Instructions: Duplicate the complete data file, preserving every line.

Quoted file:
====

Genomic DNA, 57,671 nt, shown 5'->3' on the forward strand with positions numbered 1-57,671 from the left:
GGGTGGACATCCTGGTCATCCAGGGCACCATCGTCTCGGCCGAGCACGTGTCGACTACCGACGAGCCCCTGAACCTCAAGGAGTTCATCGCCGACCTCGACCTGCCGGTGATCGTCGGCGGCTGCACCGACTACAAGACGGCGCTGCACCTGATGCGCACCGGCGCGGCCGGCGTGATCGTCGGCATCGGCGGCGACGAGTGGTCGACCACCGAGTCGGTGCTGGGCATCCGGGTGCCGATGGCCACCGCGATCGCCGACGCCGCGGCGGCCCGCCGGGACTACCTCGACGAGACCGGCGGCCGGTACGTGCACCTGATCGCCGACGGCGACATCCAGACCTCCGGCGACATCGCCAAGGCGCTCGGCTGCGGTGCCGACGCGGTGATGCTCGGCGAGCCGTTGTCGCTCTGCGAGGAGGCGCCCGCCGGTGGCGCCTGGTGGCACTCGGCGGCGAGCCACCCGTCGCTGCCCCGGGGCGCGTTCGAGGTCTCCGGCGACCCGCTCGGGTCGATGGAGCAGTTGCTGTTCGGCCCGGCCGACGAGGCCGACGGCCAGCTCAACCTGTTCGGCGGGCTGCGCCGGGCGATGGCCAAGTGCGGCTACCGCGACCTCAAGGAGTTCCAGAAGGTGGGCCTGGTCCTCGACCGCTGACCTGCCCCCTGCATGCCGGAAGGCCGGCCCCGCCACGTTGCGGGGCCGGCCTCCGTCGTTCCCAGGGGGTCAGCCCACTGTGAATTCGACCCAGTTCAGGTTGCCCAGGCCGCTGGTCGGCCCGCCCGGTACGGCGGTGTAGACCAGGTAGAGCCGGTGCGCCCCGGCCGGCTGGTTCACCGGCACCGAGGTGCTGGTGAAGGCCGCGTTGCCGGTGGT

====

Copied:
Genomic DNA, 57,671 nt, shown 5'->3' on the forward strand with positions numbered 1-57,671 from the left:
GGGTGGACATCCTGGTCATCCAGGGCACCATCGTCTCGGCCGAGCACGTGTCGACTACCGACGAGCCCCTGAACCTCAAGGAGTTCATCGCCGACCTCGACCTGCCGGTGATCGTCGGCGGCTGCACCGACTACAAGACGGCGCTGCACCTGATGCGCACCGGCGCGGCCGGCGTGATCGTCGGCATCGGCGGCGACGAGTGGTCGACCACCGAGTCGGTGCTGGGCATCCGGGTGCCGATGGCCACCGCGATCGCCGACGCCGCGGCGGCCCGCCGGGACTACCTCGACGAGACCGGCGGCCGGTACGTGCACCTGATCGCCGACGGCGACATCCAGACCTCCGGCGACATCGCCAAGGCGCTCGGCTGCGGTGCCGACGCGGTGATGCTCGGCGAGCCGTTGTCGCTCTGCGAGGAGGCGCCCGCCGGTGGCGCCTGGTGGCACTCGGCGGCGAGCCACCCGTCGCTGCCCCGGGGCGCGTTCGAGGTCTCCGGCGACCCGCTCGGGTCGATGGAGCAGTTGCTGTTCGGCCCGGCCGACGAGGCCGACGGCCAGCTCAACCTGTTCGGCGGGCTGCGCCGGGCGATGGCCAAGTGCGGCTACCGCGACCTCAAGGAGTTCCAGAAGGTGGGCCTGGTCCTCGACCGCTGACCTGCCCCCTGCATGCCGGAAGGCCGGCCCCGCCACGTTGCGGGGCCGGCCTCCGTCGTTCCCAGGGGGTCAGCCCACTGTGAATTCGACCCAGTTCAGGTTGCCCAGGCCGCTGGTCGGCCCGCCCGGTACGGCGGTGTAGACCAGGTAGAGCCGGTGCGCCCCGGCCGGCTGGTTCACCGGCACCGAGGTGCTGGTGAAGGCCGCGTTGCCGGTGGT